Non-Pharmacological Therapy

Cord Clamping and Cutting

  • In active management of the 3rd stage of labor, the umbilical cord is clamped 1-3 minutes after birth and cut following delivery
  • Early cord clamping (<1 minute after birth) is not recommended unless newborn needs resuscitation
  • Prompt clamping appears to shorten the 3rd stage of labor though there is no evidence that this decreases the risk of PPH

Controlled Cord Traction

  • Done by downward, gentle pulling on the cord once the uterus has contracted while simultaneously applying pressure on the uterus by pushing on the abdomen just above the pubic bone (counter traction)
  • If the placenta fails to descend within 30-40 seconds, do not continue to pull the cord
    • Wait until the uterus is well contracted again
  • Hastens separation of the placenta from the uterus and its subsequent delivery
  • It is crucial for personnel performing traction to have consistent training and guidelines due to the potential risk of uterine inversion

Acute Treatment of Postpartum Hemorrhage

  • Massage the uterus


  • Establishment of airway is the very first step in resuscitation
  • Oxygen (O2) by mask may be administered and endotracheal intubation may be necessary in the obtunded patient or those with impending respiratory fatigue
  • A high concentration of oxygen at 10-15 L/min can be given to maintain oxygen saturation at ≥95% 

Fluid Resuscitation

  • Until blood is available, begin fluid resuscitation with infusion of warmed clear fluids  
  • Peripheral IV access using large-bore needle allows for a faster flow rate of IV fluids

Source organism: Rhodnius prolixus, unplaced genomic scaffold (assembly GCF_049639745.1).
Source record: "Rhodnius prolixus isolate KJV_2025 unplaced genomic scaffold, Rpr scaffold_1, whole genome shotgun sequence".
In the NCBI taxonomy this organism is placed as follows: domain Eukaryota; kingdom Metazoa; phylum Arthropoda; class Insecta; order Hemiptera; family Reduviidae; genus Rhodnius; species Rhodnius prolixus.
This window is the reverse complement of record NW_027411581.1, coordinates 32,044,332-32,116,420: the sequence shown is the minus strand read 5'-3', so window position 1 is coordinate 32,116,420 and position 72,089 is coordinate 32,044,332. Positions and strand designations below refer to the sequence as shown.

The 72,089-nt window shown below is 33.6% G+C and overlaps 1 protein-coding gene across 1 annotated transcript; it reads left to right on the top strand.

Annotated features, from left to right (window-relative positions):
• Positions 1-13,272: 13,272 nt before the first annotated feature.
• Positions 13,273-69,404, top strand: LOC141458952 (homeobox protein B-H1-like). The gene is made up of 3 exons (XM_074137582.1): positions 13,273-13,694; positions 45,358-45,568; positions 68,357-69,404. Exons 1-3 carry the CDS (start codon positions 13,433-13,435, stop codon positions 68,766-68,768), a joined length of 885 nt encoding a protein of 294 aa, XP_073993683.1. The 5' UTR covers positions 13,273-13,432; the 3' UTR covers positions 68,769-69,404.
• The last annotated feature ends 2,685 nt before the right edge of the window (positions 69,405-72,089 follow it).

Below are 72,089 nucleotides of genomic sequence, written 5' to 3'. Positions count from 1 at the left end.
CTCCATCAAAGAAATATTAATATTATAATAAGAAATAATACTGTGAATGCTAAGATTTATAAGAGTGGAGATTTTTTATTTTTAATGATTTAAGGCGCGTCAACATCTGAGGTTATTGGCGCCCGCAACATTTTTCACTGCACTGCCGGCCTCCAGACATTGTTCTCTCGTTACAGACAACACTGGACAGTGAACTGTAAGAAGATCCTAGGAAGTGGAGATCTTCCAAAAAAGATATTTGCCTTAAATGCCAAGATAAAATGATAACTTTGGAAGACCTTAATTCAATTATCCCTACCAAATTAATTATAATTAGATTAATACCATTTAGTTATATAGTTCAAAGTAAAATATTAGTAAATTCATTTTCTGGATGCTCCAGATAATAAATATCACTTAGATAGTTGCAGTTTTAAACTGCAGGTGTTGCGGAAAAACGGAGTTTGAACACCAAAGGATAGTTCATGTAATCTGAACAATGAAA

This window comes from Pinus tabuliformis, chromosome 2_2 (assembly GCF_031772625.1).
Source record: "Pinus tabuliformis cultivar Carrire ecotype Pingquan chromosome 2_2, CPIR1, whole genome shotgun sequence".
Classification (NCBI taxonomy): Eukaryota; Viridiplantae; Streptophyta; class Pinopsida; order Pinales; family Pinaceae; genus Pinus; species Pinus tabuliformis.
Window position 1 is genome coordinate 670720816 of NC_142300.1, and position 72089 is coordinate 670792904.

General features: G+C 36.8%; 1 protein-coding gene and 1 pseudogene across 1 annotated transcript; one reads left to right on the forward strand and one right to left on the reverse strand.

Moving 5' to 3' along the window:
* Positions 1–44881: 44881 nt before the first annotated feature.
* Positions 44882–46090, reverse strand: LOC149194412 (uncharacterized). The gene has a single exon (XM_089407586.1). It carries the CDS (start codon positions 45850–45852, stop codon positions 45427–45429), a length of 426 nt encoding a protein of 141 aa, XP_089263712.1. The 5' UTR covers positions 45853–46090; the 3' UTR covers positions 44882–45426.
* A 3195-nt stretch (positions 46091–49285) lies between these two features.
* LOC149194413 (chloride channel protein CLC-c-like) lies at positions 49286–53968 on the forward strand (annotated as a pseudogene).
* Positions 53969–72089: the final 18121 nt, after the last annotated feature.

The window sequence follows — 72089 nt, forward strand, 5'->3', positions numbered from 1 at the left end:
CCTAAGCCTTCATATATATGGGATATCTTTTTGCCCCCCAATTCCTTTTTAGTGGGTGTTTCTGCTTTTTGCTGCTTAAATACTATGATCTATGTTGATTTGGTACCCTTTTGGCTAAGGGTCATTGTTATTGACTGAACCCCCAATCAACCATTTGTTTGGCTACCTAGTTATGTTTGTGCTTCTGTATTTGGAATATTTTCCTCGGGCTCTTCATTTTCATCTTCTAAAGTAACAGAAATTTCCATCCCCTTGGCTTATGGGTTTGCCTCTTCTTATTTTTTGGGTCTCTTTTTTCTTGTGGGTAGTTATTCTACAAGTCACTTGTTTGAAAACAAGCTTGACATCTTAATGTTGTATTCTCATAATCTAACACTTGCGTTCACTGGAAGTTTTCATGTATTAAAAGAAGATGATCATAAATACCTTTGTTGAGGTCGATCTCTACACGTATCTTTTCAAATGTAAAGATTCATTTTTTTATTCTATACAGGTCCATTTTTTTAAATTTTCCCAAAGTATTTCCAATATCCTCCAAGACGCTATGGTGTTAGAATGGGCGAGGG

• Target an SBP of 90 mmHg and urine output >30 mL/hr

Crystalloid Solution

  • Eg Ringer’s lactate, normal saline (NS)
  • Crystalloid solutions are widely available, safe and inexpensive but they move rapidly from intravascular to extravascular space
    • ≥3x the volume of fluid lost will be needed as replacement and tissue edema ensues
  • Ringer’s lactate may be preferred if large volume (>10 L) are required to avoid hyperchloremic acidosis associated with prolonged use of NS

Colloid Solution

  • Eg albumin, hydroxyethyl starch, dextrans and gelatins
  • Colloid solution contains osmotically-active molecules which stay in the intravascular compartment expanding its volume
  • Use of these agents is limited by cost and availability and a meta-analysis has suggested that crystalloid solutions have better outcome when used for resuscitation
  • May be used together with crystalloids

There is no role for hypotonic dextrose solutions (D5W or diluted NS in 5% dextrose in water) in the management of hemorrhagic shock

Blood Transfusion

  • Patients with blood losses of >20-25% and those with suspected coagulopathy require transfusion
  • Packed red blood cells (RBCs) are used to restore intravascular volume and oxygen-carrying capacity of the blood
    • If immediate transfusion is needed, patient may be given emergency group O, rhesus D (RhD)-negative packed RBCs then switch to group-specific RBCs when feasible 
  • Fresh frozen plasma (FFP) can be given when PTT and PT are prolonged  
    • If no hemostatic test results are available, FFP can be infused after RBC transfusion if bleeding is ongoing or early FFP can be considered with delayed detection of PPH or for conditions such as placental abruption or amniotic fluid embolism 
  • A 1:1 plasma to RBC transfusion ratio is advised, especially if bleeding is uncontrolled 
  • Platelet concentrates are indicated if platelet count is <20,000-50,000/mm3 and hemorrhage is continuing
  • Cryoprecipitate may be given for fibrinogen replacement with fibrinogen level <2 g/L

Vasoactive Agents

  • Inotropic and vasopressor agents are rarely indicated in the management of hemorrhagic shock
  • Should only be used when adequate volume has been achieved, hemorrhage is controlled but hypotension continues

Etiology-Based Therapy of Postpartum Hemorrhage